WISCONSIN NEWS ROUNDUP: Northern Wisconsin predicted to get 16 inches of snow
Folks in far northern Wisconsin are bracing for up to 16 inches of snow in a late winter storm that's just getting started this morning. The National Weather Service has issued warnings and watches that stretch until 10 a-m tomorrow. The most snow could fall along a line from Ashland to Minong. All of northern Wisconsin can expect winds gusting to 30-to-40 miles an hour once the storm gets rolling. Places as far south as Hudson, Menomonie, and Wausau can expect snow accumulations of around 2-to-5 inches. It's supposed to rain first in many of those spots. The Weather Service blames the new snow on a low-pressure system that's moving across the northern Mississippi Valley today. The system will go through Wisconsin tonight before heading east. South central Wisconsin can expect rain showers today, continuing into tonight. Highs are projected to be in the 30's statewide. At least some of the new snow will melt tomorrow, when the mercury gets into the 40's statewide. Fifty-plus temperatures are forecast in many areas for the weekend.
Home foreclosures continue to go down dramatically in Wisconsin. The U-W Whitewater Fiscal and Economic Research Center said 34-hundred-27 new foreclosure cases were filed in state courts from January through March. That's down 24-percent from the same quarter a year ago. For 2013 as a whole, there were just over 15-thousand-500 new cases against homeowners hopelessly behind on their mortgages. The peak year was 2009, when over 28-thousand-500 cases were filed in the depths of the Great Recession. Whitewater economics professor Russell Kashian said there's no question that the foreclosure crisis is over, and there's nothing to indicate rough waters any time soon. However, he says the school will continue to monitor foreclosure trends. In Kashian's words, "There will be a next time, and we'd like to start to notice it immediately when it happens."
Wisconsin anglers could use motor-boats to troll for fish statewide, under a proposal endorsed at the annual conservation hearings. The D-N-R announced the results yesterday of votes taken at all of the Conservation Congress proceedings on Monday night in each of the 72 counties. At least some trolling on all lakes statewide was endorsed by 62-percent of the nearly 59-hundred sporting enthusiasts who voted on the question. It's been a hot topic in the popular fishing areas of northern Wisconsin. A year ago, a plan to allow three-line trolling in 17 counties was rejected. This time, a compromise to allow one-line trolling was approved, in addition to the three-line trolls which are currently allowed in 55 counties. The hearing votes are advisory, and they could be taken up by the D-N-R later in the year. Also, voters rejected catch-and-release activity during closed fishing seasons. They endorsed a catch-and-release for sturgeon on the state's boundary waters at Minnesota. They also approved slight adjustments to the opening of the inland fishing seasons in May, to avoid conflicts with Mother's Day weekend.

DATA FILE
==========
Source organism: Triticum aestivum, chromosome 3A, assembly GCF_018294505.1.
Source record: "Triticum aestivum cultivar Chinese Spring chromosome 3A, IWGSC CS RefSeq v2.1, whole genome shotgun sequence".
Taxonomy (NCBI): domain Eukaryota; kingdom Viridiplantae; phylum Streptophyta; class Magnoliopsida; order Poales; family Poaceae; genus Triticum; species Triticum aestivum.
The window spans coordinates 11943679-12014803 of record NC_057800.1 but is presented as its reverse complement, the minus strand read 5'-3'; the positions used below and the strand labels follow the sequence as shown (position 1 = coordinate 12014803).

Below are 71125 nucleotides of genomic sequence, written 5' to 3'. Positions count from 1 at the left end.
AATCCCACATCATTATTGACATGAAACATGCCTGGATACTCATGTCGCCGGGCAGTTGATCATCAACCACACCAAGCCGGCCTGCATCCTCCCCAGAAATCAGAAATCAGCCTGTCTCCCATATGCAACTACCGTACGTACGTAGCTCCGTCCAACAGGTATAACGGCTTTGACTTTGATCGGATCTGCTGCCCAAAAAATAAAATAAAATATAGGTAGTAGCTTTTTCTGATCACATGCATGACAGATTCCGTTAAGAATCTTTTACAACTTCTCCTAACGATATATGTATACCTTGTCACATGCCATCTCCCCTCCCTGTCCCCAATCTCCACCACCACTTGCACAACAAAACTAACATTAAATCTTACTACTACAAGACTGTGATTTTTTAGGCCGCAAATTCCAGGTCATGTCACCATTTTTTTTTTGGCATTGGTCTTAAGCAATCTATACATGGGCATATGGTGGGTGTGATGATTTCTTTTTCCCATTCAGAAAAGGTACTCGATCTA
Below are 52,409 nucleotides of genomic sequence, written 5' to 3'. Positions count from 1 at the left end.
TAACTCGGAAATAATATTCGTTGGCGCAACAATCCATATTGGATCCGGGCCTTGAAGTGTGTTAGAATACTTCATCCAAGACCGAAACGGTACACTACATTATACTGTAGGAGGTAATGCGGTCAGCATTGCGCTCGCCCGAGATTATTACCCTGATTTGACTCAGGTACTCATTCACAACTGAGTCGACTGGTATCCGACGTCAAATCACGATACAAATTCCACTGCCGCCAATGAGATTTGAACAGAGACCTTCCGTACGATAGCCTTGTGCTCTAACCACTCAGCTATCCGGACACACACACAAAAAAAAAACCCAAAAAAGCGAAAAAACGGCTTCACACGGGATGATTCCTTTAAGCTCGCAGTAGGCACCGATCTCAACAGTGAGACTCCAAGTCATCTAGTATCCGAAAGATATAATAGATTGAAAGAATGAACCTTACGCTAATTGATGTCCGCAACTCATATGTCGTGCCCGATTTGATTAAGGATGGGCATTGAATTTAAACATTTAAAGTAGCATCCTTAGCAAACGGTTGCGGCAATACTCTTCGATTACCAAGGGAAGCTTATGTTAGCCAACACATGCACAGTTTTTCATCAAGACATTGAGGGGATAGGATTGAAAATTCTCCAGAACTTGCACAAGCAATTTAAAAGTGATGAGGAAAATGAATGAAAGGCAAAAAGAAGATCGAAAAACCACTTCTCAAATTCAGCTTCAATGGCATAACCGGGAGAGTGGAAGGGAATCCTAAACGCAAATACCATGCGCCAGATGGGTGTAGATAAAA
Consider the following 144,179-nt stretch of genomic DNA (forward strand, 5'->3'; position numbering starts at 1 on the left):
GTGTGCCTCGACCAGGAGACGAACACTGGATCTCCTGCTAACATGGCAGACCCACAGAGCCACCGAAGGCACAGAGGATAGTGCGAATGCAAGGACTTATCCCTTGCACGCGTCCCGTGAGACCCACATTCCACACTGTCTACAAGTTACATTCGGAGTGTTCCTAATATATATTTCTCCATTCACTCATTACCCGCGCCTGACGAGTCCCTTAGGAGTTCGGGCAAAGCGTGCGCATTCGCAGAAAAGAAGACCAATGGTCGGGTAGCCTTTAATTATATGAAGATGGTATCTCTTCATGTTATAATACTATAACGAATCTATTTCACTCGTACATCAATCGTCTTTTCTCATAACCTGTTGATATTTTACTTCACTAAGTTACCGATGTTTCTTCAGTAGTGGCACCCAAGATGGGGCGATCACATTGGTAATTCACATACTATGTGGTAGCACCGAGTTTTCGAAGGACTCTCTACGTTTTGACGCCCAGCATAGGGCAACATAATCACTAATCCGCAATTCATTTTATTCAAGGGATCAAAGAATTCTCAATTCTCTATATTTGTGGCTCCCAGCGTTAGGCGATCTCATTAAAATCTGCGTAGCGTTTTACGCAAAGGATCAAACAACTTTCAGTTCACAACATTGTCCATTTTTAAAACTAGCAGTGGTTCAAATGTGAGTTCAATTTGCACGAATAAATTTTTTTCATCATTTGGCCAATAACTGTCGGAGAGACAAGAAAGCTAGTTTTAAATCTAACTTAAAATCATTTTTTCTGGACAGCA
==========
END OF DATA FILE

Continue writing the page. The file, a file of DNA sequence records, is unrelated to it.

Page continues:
The federal government can fight computer crimes without hurting people's privacy rights. That's what F-B-I Director James Comey said yesterday in Milwaukee, where he met with local law enforcement officers and reporters. He compared the government's monitoring of Internet activity to having police stationed at gang-infested parks to make them safe for children. Comey said the Internet is a "dangerous neighborhood," and the F-B-I needs to patrol it -- and to do it in a legal and carefully-overseen manner so both security and liberty are protected. He refused to answer questions about the N-S-A's snooping of phone and e-mail records. Comey said he was only in a position to discuss his own agency's practices. The F-B-I chief is currently visiting all 56 of its field offices. During his Milwaukee stop, Comey also answered questions about the F-B-I's efforts to stem heroin abuse, fight human trafficking, and combat other violent crimes.
Wisconsin's domestic violence laws will get tougher, under three bills to be signed into law this afternoon. Governor Scott Walker will hold a ceremony in Milwaukee to strengthen three current measures. One will create a more stringent schedule of court proceedings, to make sure that domestic abuse suspects under restraining orders hand over their weapons to law enforcement. Another bill creates more standard law enforcement procedures for handling domestic abuse calls, beefs up training for police, and gives victims more access to services. The third bill adds stalking to the legal definition of domestic abuse.
While winter keeps going in northern Wisconsin, there's a pleasant sign of spring in the south. The state D-O-T has fired up the Merrimac Ferry for the year. It's the state's only free car ferry. It goes across the Wisconsin River on Highway 113 between Merrimac in Sauk County and Okee (oh-kee') in Columbia County. The "Colsac-Three" boat underwent 362-thousand dollars of improvements during its down-time this winter. It received two new engines plus new mufflers, generators, and other electronics aimed at creating a more efficient vessel with fewer emissions. The old engines put in 34-thousand hours of running time over the past eight years. The Merrimac Ferry is listed in the state and national registers of historic places. It runs 24-7 until ice forms on the Wisconsin River in late fall.